China retail sales

China to be world’s biggest consumer market by 2016

With sales expected to reach $4.2 trillion, China will overtake the US in 2016, according to PricewaterhouseCoopers.
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Shopping is already a favourite pastime in China’s larger cities (Imaginechina)</div>
<div style="text-align: left;"> Shopping is already a favourite pastime in China’s larger cities (Imaginechina)</div>

China will surpass the US as the world’s biggest retail market by 2016 thanks to the country’s growing economy and rising household income, according to PricewaterhouseCoopers (PwC).

Global and domestic retailers will continue to bank on China to drive growth in the coming years, the firm said, estimating that retail sales in the country will reach $4.2 trillion by 2016 and that private consumption will make up around 40% of China’s economy.

Based on PwC’s forecast, the proportion of Chinese households earning more than $15,000 a year will increase from roughly 11% in 2011 to 41% in 2016.

China is currently the world’s second-biggest consumer market after the US, though domestic consumption has yet to be a substantial contributor to China’s economy. In 2012, private consumption represents roughly 36% of China’s gross domestic product, compared to 71% in the US.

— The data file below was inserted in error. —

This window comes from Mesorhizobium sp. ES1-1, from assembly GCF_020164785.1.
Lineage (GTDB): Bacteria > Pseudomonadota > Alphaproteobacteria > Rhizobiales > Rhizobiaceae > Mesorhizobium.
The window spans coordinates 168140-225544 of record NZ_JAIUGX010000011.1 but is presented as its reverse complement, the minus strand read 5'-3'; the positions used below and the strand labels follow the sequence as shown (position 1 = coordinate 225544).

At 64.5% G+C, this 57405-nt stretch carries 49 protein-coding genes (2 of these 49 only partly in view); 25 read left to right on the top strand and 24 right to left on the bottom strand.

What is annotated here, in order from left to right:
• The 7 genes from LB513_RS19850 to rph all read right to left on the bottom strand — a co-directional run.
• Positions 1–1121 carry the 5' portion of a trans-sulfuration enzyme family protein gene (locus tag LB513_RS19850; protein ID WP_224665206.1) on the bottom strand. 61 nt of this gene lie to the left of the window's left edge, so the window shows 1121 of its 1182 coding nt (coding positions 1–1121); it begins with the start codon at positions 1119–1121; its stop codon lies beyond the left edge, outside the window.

Retail sales are forecast to grow at 10.9% to $2.3 trillion this year, and to average 10.5% from 2013 to 2016.

This growth will be driven by the central government. At the Communist Party’s 18th National Congress held in November, the country’s leadership said that it aims to double China’s GDP and the per capita income of both urban and rural households by 2020.

“Retailers operating in China are no longer just focusing on the bigger first- and second-tier cities,” said Carrie Yu, PwC’s retail and consumer head for China and Asia-Pacific. “They are now expanding in third- and fourth-tier cities as disposable incomes in these untapped markets increase.”

Demand for consumer durables and electronics is also growing, with 2012 growth forecast at 12.4% for electrical appliances and 9.5% for personal computers. Mobile phone subscriptions are estimated to grow at 11.7%.

During the past few decades, China’s economic growth has rested on three unequal pillars: investment, exports and domestic consumption. Massive levels of government investment have produced diminishing returns, particularly in infrastructure-related projects, while sluggish external demand has severely affected China’s exports.

Of the three pillars, domestic consumption has been the weakest, as workers’ salaries have been suppressed to maintain export competitiveness. The rising cost of education, housing, healthcare and pensions has forced people to prioritise saving over spending.

As for the Asia-Pacific region, PwC forecast that it will grow 5.8% in 2012 and 6% in 2013, with an upward trajectory expected for the industry until 2016, when the market is estimated to be worth $11.8 trillion.

Although Asia is affected by the global economy, it still holds out the best opportunity for growth and profits for retailers big and small, Yu noted.

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